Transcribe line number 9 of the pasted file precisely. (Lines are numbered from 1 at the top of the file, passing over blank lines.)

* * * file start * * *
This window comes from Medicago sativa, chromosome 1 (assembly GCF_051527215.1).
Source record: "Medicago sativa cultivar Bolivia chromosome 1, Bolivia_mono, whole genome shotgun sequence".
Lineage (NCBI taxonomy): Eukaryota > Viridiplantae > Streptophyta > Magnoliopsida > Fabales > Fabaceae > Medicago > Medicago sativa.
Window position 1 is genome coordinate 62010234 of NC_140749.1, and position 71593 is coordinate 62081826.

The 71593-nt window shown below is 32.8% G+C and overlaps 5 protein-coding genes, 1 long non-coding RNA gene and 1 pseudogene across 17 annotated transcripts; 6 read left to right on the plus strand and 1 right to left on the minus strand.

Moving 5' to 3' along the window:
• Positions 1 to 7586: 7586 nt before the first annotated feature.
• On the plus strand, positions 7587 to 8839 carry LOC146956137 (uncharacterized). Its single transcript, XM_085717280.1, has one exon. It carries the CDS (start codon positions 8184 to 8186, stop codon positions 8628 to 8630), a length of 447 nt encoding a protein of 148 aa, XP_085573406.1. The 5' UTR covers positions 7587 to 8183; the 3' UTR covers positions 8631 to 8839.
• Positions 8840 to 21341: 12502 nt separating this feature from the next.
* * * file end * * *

• Positions 8840 to 21341: 12502 nt separating this feature from the next.